December 20, 2011

1911 - fabric choices


It has been so much fun reading your comments in yesterday's giveaway post. So many fun projects, you guys are inspiring! For those who haven't yet entered you have until Wednesday, here's the post.

So then, 1911 fabric. I originally planned to make this corset from striped ticking. I used the ticking I had in the stash for the post edwardian, so now what do I do? I could buy a red or black stripe ticking, but I'd be basically sewing the same corset twice. Don't let that stop you fellow sew alongers from using ticking though. I found it very easy to work with and the stripes suited the long cut of the corset. Plus, stripes show up regularly in period advertisements. Here's one from Dessous El├ęgants, 1912.



The blue brocade coutil that I'll be sending someone for the giveaway has been in my stash for years. I'll still have enough to make a corset, and I haven't used a brocade coutil yet, so I may cut into it. There are some beautiful brocade corsets out there, like this one from 1912 found at the Metropolitan Museum of Art.


© Metropolitan Museum of Art (accession number C.I.38.71.5a,b)

Who says beige is boring, right? The old post edwardian corset I bought and used to make the pattern for the Foundations Revealed article is made from plain, cotton, drill. Here's a detail of the fabric with the trim along the top edge.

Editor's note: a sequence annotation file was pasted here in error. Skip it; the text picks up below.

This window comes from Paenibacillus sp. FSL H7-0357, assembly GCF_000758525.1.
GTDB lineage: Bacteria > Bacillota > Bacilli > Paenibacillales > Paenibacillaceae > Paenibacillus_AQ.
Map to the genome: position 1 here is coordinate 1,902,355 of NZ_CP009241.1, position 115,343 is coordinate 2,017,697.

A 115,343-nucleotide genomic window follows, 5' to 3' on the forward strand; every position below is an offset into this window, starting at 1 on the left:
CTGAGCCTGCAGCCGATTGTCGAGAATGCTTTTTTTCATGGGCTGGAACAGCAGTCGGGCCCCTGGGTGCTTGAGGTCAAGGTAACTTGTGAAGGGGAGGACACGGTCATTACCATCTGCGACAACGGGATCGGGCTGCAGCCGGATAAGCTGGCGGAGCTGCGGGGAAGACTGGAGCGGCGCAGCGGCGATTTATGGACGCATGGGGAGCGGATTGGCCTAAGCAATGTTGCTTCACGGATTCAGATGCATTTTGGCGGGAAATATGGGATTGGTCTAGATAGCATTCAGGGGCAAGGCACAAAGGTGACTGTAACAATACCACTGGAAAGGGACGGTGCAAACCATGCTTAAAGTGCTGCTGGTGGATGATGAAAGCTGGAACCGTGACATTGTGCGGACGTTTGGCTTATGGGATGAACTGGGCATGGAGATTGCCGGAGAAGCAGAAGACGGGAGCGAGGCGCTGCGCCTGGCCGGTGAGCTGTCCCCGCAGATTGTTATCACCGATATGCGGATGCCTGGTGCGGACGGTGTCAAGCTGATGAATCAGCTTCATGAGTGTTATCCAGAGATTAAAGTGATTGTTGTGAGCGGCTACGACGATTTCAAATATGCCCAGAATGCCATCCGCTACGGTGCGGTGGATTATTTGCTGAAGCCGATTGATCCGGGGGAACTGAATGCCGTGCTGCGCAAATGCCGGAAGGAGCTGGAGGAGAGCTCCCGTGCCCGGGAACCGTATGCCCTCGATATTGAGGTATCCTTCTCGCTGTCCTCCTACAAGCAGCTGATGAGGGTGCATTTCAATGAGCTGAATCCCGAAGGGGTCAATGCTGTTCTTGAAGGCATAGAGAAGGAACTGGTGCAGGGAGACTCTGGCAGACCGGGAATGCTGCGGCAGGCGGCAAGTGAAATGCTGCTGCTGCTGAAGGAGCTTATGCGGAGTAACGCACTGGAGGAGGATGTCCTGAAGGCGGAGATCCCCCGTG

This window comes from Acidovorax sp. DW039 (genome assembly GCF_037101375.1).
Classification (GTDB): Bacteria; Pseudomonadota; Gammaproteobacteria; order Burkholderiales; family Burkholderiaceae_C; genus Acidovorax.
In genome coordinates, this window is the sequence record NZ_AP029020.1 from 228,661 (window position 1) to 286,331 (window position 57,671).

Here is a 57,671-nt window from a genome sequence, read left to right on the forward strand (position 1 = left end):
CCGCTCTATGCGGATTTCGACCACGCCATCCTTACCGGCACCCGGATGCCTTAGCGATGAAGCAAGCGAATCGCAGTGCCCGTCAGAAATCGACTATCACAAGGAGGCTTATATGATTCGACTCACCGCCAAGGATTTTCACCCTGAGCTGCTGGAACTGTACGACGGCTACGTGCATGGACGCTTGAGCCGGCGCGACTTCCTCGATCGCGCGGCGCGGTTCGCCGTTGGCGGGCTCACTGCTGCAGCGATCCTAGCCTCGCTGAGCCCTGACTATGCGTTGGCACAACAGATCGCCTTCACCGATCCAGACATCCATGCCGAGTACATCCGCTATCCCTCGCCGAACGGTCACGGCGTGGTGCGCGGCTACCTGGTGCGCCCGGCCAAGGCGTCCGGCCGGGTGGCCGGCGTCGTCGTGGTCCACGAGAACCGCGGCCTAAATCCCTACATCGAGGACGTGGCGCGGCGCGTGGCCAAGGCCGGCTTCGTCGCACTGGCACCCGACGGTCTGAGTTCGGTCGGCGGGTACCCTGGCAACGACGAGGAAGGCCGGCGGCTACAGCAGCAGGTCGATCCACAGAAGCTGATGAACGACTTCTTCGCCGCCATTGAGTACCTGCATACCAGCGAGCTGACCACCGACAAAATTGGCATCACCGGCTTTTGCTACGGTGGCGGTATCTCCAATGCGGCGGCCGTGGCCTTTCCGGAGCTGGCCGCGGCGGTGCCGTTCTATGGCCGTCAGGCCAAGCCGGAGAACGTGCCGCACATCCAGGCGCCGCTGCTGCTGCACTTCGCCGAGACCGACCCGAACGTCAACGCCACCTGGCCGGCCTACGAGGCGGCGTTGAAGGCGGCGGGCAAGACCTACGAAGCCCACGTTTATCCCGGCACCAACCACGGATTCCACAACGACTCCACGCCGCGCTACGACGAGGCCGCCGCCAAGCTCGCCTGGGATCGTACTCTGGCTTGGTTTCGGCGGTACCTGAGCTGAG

Just a good, sturdy, tightly woven twill. It clearly got the job done. I've seen beautiful examples made with black, cotton backed satin. The satin was so smooth and the plain weave cotton backing kept it from stretching, yet together they were still very light weight. So flatlining is an option too. I also have plain white coutil that I could dye. I don't have much experience dying fabric, but that shouldn't stop me.

What about you? Have you already chosen your fabric? Do you already have something fabulous in your stash that will be perfect? Are you like me and hoping to try something new? If your planning on coutil take advantage of the specials offers from King & Co. Corsetry and Sew Curvy! Julia at Sew Curvey has even put together a 1911 sew along kit! £29.99 for everything you need in one fell swoop. And that's before the discount!

15 comments:

  1. I'm making my corset out of plain boring white herringbone coutil as I have tons of it in my stash. I might try tea or coffee dying to get some nice beige tones to it though :) And I'm learning to make bobbin lace so I plan on making some lace for decoration.

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  2. There is boring about a well made corset, especially with home made bobbin lace!

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  3. I'm going to go with the plain coutil, also, just because I don't want to get caught up in other things. Since this is my first shot, I'd really like to make a quality piece, and let the craft speak for itself. Besides, there's always decorative flossing!

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  4. Good question, no idea, ARGH!
    Spent so long making 5 patchwork quilts for everyones christmas present I havent thought of much else (if I had know how long they would take I probably wouldnt have started :-S).
    Know I need a titanic era ensomble but no idea about fabric. I like the stripes, think I'll go with that. Problem sorted!

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  5. Hello guys,